On May 18, Ontario Power Generation (OPG) announced it has commissioned a new 1.5-MW unit at its South Falls Generation Station (GS), which is located on the Muskoka River about 10 km south of Bracebridge, Ontario, Canada.
According to its press release, OPG said, “Construction at the three-unit station began in the summer of 2015. The old unit [Unit No. 1, commissioned in 1916] had to be chipped out of 100-year-old concrete and replaced. The [new Unit No. 1] is more than double the size of the old one and uses existing water flows more efficiently.”
In 2010, the Global Energy Observatory listed the total installed capacity of South Falls GS at 3.838 MW; Unit No.1 at 638 kW and Unit Nos. 1 and 2 each at 1.6 MW.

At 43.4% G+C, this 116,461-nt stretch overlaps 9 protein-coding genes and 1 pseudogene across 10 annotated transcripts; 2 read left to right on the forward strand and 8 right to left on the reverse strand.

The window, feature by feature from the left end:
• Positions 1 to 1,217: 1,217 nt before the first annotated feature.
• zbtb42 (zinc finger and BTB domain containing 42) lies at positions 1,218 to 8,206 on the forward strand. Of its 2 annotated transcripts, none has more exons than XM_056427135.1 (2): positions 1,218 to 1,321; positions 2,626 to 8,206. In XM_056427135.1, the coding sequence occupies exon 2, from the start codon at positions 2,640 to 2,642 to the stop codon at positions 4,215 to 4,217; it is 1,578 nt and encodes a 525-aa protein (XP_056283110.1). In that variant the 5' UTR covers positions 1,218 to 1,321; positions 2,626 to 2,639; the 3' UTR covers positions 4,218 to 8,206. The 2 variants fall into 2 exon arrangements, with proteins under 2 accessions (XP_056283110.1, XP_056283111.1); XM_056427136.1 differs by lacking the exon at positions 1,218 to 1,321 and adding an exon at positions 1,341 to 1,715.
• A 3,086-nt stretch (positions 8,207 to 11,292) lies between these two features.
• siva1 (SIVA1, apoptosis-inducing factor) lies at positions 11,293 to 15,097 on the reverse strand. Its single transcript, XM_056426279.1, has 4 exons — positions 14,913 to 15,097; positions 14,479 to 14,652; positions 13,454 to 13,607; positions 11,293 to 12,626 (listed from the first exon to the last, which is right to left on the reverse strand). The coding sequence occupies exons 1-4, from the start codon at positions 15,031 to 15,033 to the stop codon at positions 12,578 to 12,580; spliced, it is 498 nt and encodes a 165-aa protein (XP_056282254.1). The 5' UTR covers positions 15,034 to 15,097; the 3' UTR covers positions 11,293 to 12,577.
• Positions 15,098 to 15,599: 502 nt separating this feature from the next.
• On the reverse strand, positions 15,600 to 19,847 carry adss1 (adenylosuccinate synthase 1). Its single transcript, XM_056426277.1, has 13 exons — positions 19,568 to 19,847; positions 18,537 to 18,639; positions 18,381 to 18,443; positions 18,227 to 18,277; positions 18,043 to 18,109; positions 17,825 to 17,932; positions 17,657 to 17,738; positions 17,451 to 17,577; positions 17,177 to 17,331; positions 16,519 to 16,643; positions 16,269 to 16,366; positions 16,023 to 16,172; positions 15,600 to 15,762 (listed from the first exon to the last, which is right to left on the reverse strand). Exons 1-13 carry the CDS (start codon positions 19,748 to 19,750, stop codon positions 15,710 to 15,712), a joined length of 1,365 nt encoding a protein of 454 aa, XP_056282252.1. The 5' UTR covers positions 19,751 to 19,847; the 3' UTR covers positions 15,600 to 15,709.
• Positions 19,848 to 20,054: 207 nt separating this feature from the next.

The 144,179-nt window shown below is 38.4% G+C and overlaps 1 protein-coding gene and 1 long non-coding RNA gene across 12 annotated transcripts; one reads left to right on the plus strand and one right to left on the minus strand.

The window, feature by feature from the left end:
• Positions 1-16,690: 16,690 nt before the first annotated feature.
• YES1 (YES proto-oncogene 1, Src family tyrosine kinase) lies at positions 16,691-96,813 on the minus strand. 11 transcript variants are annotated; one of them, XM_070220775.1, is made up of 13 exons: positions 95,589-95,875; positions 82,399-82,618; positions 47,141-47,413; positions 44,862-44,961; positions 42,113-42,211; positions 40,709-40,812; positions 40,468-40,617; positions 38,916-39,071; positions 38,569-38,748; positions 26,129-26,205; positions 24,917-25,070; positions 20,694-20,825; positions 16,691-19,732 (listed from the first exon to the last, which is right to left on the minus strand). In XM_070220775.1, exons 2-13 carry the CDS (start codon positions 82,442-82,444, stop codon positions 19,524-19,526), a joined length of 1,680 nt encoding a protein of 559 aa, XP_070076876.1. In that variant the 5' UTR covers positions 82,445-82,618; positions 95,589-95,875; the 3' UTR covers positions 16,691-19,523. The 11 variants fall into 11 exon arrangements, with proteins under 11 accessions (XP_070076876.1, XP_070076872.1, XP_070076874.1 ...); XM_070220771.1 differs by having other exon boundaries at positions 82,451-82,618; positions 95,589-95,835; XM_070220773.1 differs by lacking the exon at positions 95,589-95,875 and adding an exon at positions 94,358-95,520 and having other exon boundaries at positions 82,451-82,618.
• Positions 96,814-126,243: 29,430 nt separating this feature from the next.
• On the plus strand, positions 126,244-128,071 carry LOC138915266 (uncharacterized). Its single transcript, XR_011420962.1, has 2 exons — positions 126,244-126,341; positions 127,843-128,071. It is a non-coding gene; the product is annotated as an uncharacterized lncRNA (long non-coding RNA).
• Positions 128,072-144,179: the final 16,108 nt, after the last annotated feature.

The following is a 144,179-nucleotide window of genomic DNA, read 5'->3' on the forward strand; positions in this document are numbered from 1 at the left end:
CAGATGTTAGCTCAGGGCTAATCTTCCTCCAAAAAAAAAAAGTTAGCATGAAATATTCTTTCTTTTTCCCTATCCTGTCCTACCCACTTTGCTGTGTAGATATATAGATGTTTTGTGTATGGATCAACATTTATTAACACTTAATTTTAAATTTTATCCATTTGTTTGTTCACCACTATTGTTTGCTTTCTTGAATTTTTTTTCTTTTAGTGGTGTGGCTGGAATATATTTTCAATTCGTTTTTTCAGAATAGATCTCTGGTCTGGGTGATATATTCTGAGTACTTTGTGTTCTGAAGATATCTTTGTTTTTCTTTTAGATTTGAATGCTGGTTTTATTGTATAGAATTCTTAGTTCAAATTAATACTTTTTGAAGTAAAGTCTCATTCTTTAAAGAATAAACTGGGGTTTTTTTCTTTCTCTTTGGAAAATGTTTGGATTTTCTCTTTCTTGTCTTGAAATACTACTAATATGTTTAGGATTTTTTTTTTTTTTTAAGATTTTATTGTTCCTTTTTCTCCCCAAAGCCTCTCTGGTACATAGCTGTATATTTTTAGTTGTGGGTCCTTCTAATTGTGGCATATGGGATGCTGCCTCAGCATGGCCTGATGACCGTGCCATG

OPG said with the increased output of the station, the facility now produces enough electricity to power about 3,000 homes each year.
“We’re proud stewards of Ontario’s hydroelectric assets,” said Peter Murray, manager for OPG’s Central Hydro Plant Group. “It’s amazing to realize this station has been providing customers with clean, low-cost power since 1907.”
The facility is a run-of-river scheme in Central Ontario that is part of the Lake Huron drainage basin. OPG acquired ownership of the project in 1999 from the municipal government of Gravenhurst.
It’s an important part of OPG’s diverse generating fleet, which helps moderate the overall cost of electricity in the province, Murray added.
OPG says the hydropower the company produces, 30.4 TWh in 2015, accounts for more than one-third of its electricity production. The company said it provides about half of the power on which Ontario relies, and its electricity is more than 99% free of greenhouse gas and smog causing emissions.